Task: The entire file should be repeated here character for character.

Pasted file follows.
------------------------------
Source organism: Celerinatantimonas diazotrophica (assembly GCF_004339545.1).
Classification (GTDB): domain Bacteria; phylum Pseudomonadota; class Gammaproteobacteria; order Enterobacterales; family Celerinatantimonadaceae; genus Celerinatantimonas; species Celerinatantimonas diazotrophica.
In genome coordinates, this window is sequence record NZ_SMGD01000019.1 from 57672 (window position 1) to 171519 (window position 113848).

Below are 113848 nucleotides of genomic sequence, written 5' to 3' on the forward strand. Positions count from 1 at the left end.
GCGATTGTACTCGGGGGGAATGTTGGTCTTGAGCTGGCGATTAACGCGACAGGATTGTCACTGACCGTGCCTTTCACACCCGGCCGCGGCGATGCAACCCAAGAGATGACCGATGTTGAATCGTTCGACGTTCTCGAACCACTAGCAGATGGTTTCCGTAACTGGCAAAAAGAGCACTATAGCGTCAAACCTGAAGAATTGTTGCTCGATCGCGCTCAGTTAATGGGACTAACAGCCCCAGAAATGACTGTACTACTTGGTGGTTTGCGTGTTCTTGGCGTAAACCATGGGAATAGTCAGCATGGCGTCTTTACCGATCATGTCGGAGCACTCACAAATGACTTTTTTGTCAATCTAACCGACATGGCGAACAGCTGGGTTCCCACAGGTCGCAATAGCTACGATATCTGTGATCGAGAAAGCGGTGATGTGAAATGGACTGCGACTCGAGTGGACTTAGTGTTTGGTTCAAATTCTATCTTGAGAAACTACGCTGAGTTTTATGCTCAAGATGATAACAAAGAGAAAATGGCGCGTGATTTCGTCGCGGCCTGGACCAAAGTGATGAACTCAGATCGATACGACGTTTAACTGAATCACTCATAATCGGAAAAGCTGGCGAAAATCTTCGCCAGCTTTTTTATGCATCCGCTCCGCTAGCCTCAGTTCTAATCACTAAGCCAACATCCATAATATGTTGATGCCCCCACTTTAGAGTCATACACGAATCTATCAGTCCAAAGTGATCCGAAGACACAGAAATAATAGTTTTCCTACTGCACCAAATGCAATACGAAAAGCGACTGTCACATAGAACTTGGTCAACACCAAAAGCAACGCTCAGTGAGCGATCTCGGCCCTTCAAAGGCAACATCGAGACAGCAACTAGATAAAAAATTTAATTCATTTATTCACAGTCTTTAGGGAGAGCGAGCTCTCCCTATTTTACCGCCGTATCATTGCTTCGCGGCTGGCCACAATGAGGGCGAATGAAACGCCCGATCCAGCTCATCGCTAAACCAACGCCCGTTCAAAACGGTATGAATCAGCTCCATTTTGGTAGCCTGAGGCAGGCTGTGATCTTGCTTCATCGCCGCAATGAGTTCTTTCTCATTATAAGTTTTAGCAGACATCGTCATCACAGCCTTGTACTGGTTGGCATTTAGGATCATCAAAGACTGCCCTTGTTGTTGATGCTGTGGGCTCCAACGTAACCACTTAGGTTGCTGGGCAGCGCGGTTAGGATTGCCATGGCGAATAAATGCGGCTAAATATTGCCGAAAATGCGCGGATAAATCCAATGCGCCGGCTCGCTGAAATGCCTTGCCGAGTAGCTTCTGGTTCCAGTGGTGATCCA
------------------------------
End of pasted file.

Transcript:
Source organism: Celerinatantimonas diazotrophica (assembly GCF_004339545.1).
Classification (GTDB): domain Bacteria; phylum Pseudomonadota; class Gammaproteobacteria; order Enterobacterales; family Celerinatantimonadaceae; genus Celerinatantimonas; species Celerinatantimonas diazotrophica.
In genome coordinates, this window is sequence record NZ_SMGD01000019.1 from 57672 (window position 1) to 171519 (window position 113848).

Below are 113848 nucleotides of genomic sequence, written 5' to 3' on the forward strand. Positions count from 1 at the left end.
GCGATTGTACTCGGGGGGAATGTTGGTCTTGAGCTGGCGATTAACGCGACAGGATTGTCACTGACCGTGCCTTTCACACCCGGCCGCGGCGATGCAACCCAAGAGATGACCGATGTTGAATCGTTCGACGTTCTCGAACCACTAGCAGATGGTTTCCGTAACTGGCAAAAAGAGCACTATAGCGTCAAACCTGAAGAATTGTTGCTCGATCGCGCTCAGTTAATGGGACTAACAGCCCCAGAAATGACTGTACTACTTGGTGGTTTGCGTGTTCTTGGCGTAAACCATGGGAATAGTCAGCATGGCGTCTTTACCGATCATGTCGGAGCACTCACAAATGACTTTTTTGTCAATCTAACCGACATGGCGAACAGCTGGGTTCCCACAGGTCGCAATAGCTACGATATCTGTGATCGAGAAAGCGGTGATGTGAAATGGACTGCGACTCGAGTGGACTTAGTGTTTGGTTCAAATTCTATCTTGAGAAACTACGCTGAGTTTTATGCTCAAGATGATAACAAAGAGAAAATGGCGCGTGATTTCGTCGCGGCCTGGACCAAAGTGATGAACTCAGATCGATACGACGTTTAACTGAATCACTCATAATCGGAAAAGCTGGCGAAAATCTTCGCCAGCTTTTTTATGCATCCGCTCCGCTAGCCTCAGTTCTAATCACTAAGCCAACATCCATAATATGTTGATGCCCCCACTTTAGAGTCATACACGAATCTATCAGTCCAAAGTGATCCGAAGACACAGAAATAATAGTTTTCCTACTGCACCAAATGCAATACGAAAAGCGACTGTCACATAGAACTTGGTCAACACCAAAAGCAACGCTCAGTGAGCGATCTCGGCCCTTCAAAGGCAACATCGAGACAGCAACTAGATAAAAAATTTAATTCATTTATTCACAGTCTTTAGGGAGAGCGAGCTCTCCCTATTTTACCGCCGTATCATTGCTTCGCGGCTGGCCACAATGAGGGCGAATGAAACGCCCGATCCAGCTCATCGCTAAACCAACGCCCGTTCAAAACGGTATGAATCAGCTCCATTTTGGTAGCCTGAGGCAGGCTGTGATCTTGCTTCATCGCCGCAATGAGTTCTTTCTCATTATAAGTTTTAGCAGACATCGTCATCACAGCCTTGTACTGGTTGGCATTTAGGATCATCAAAGACTGCCCTTGTTGTTGATGCTGTGGGCTCCAACGTAACCACTTAGGTTGCTGGGCAGCGCGGTTAGGATTGCCATGGCGAATAAATGCGGCTAAATATTGCCGAAAATGCGCGGATAAATCCAATGCGCCGGCTCGCTGAAATGCCTTGCCGAGTAGCTTCTGGTTCCAGTGGTGATCCA